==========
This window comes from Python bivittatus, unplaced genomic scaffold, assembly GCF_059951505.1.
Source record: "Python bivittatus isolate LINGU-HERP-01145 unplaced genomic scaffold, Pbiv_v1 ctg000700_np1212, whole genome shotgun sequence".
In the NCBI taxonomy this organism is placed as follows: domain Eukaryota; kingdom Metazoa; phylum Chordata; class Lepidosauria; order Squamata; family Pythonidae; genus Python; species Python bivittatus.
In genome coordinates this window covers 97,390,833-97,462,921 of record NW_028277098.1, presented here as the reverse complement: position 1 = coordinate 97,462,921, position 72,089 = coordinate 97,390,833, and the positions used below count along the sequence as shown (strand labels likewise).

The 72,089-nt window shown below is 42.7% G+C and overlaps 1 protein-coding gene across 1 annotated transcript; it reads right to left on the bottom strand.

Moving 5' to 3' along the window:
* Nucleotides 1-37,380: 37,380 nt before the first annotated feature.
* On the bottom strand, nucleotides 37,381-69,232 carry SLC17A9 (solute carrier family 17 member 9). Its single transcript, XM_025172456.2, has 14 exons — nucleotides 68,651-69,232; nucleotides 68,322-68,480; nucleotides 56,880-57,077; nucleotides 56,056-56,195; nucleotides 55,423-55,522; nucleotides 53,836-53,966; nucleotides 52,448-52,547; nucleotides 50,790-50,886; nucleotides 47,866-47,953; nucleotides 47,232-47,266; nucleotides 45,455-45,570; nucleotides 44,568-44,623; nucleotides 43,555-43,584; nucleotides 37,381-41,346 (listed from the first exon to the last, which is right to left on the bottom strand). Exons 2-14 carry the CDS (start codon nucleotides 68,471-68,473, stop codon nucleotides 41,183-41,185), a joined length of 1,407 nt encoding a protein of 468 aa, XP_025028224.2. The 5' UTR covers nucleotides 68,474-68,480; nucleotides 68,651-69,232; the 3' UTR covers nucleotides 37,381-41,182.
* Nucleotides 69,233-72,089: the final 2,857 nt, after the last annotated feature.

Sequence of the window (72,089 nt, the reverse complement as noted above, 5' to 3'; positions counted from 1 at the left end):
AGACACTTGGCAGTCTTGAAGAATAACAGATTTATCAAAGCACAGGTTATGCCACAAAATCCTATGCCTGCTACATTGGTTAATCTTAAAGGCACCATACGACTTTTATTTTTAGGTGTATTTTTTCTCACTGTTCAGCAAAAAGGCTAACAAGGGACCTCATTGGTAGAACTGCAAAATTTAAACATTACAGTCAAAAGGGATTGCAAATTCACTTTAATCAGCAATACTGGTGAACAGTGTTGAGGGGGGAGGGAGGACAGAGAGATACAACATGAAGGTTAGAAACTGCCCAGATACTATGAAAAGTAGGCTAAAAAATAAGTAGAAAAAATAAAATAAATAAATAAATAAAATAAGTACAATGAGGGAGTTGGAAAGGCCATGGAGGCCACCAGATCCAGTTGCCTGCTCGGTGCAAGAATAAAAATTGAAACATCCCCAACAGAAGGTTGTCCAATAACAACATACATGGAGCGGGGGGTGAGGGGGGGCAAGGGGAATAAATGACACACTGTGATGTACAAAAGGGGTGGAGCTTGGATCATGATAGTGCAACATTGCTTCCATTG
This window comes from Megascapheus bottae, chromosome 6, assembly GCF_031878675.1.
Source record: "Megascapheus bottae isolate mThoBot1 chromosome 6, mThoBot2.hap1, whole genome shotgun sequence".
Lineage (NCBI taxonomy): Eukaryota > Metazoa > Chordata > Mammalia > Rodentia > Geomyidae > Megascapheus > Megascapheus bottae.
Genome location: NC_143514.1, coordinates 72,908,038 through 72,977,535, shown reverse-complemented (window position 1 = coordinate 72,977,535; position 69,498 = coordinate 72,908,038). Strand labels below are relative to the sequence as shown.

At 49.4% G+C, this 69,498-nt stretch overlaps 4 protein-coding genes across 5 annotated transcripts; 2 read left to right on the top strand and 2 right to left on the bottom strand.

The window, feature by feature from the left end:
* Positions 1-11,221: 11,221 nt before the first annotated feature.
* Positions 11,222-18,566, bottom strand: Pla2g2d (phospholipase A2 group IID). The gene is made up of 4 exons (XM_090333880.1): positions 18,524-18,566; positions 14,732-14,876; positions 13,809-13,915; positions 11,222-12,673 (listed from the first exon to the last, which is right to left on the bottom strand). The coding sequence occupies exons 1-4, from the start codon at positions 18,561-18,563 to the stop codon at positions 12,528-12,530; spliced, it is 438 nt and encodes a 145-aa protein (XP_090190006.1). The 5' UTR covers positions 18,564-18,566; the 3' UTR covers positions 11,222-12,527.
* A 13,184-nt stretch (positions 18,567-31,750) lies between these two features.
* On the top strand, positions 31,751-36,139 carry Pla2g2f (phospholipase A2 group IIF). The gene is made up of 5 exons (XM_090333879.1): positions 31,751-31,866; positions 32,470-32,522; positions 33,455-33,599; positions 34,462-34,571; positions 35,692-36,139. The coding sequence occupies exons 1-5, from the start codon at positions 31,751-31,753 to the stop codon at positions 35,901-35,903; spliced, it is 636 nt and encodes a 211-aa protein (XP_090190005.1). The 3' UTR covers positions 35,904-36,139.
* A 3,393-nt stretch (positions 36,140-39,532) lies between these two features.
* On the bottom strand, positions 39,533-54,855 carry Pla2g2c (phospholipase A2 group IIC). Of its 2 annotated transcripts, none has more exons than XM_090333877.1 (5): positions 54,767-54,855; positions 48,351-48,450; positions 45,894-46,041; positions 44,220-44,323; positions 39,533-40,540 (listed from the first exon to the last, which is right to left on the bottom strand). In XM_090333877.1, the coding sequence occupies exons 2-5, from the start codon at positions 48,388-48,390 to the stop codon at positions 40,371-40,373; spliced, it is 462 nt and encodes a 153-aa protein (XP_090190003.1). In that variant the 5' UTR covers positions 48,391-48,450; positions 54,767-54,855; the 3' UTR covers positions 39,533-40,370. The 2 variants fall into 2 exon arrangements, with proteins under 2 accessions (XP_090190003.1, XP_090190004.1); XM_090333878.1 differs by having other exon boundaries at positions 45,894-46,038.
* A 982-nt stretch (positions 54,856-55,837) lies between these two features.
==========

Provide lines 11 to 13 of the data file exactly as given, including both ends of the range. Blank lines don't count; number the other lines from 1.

AGACACTTGGCAGTCTTGAAGAATAACAGATTTATCAAAGCACAGGTTATGCCACAAAATCCTATGCCTGCTACATTGGTTAATCTTAAAGGCACCATACGACTTTTATTTTTAGGTGTATTTTTTCTCACTGTTCAGCAAAAAGGCTAACAAGGGACCTCATTGGTAGAACTGCAAAATTTAAACATTACAGTCAAAAGGGATTGCAAATTCACTTTAATCAGCAATACTGGTGAACAGTGTTGAGGGGGGAGGGAGGACAGAGAGATACAACATGAAGGTTAGAAACTGCCCAGATACTATGAAAAGTAGGCTAAAAAATAAGTAGAAAAAATAAAATAAATAAATAAATAAAATAAGTACAATGAGGGAGTTGGAAAGGCCATGGAGGCCACCAGATCCAGTTGCCTGCTCGGTGCAAGAATAAAAATTGAAACATCCCCAACAGAAGGTTGTCCAATAACAACATACATGGAGCGGGGGGTGAGGGGGGGCAAGGGGAATAAATGACACACTGTGATGTACAAAAGGGGTGGAGCTTGGATCATGATAGTGCAACATTGCTTCCATTG
This window comes from Megascapheus bottae, chromosome 6, assembly GCF_031878675.1.
Source record: "Megascapheus bottae isolate mThoBot1 chromosome 6, mThoBot2.hap1, whole genome shotgun sequence".